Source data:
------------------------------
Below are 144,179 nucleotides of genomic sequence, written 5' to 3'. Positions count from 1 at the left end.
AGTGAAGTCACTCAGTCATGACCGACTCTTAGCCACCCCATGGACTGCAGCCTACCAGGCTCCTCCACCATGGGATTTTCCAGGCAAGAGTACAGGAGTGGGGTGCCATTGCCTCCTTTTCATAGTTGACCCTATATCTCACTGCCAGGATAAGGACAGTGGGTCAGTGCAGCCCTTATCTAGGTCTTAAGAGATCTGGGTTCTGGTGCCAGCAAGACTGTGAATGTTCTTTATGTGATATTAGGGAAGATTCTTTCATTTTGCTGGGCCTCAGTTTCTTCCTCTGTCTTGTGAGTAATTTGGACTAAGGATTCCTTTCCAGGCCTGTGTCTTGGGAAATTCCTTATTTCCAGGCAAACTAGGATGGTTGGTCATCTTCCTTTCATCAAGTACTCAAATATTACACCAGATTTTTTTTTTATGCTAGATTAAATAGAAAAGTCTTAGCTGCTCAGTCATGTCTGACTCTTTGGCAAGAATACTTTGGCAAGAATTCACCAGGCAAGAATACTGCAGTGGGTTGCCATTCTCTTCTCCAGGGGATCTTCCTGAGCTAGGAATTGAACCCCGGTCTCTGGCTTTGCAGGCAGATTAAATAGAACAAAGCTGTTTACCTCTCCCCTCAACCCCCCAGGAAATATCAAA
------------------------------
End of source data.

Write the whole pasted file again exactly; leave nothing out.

Below are 144,179 nucleotides of genomic sequence, written 5' to 3'. Positions count from 1 at the left end.
AGTGAAGTCACTCAGTCATGACCGACTCTTAGCCACCCCATGGACTGCAGCCTACCAGGCTCCTCCACCATGGGATTTTCCAGGCAAGAGTACAGGAGTGGGGTGCCATTGCCTCCTTTTCATAGTTGACCCTATATCTCACTGCCAGGATAAGGACAGTGGGTCAGTGCAGCCCTTATCTAGGTCTTAAGAGATCTGGGTTCTGGTGCCAGCAAGACTGTGAATGTTCTTTATGTGATATTAGGGAAGATTCTTTCATTTTGCTGGGCCTCAGTTTCTTCCTCTGTCTTGTGAGTAATTTGGACTAAGGATTCCTTTCCAGGCCTGTGTCTTGGGAAATTCCTTATTTCCAGGCAAACTAGGATGGTTGGTCATCTTCCTTTCATCAAGTACTCAAATATTACACCAGATTTTTTTTTTATGCTAGATTAAATAGAAAAGTCTTAGCTGCTCAGTCATGTCTGACTCTTTGGCAAGAATACTTTGGCAAGAATTCACCAGGCAAGAATACTGCAGTGGGTTGCCATTCTCTTCTCCAGGGGATCTTCCTGAGCTAGGAATTGAACCCCGGTCTCTGGCTTTGCAGGCAGATTAAATAGAACAAAGCTGTTTACCTCTCCCCTCAACCCCCCAGGAAATATCAAA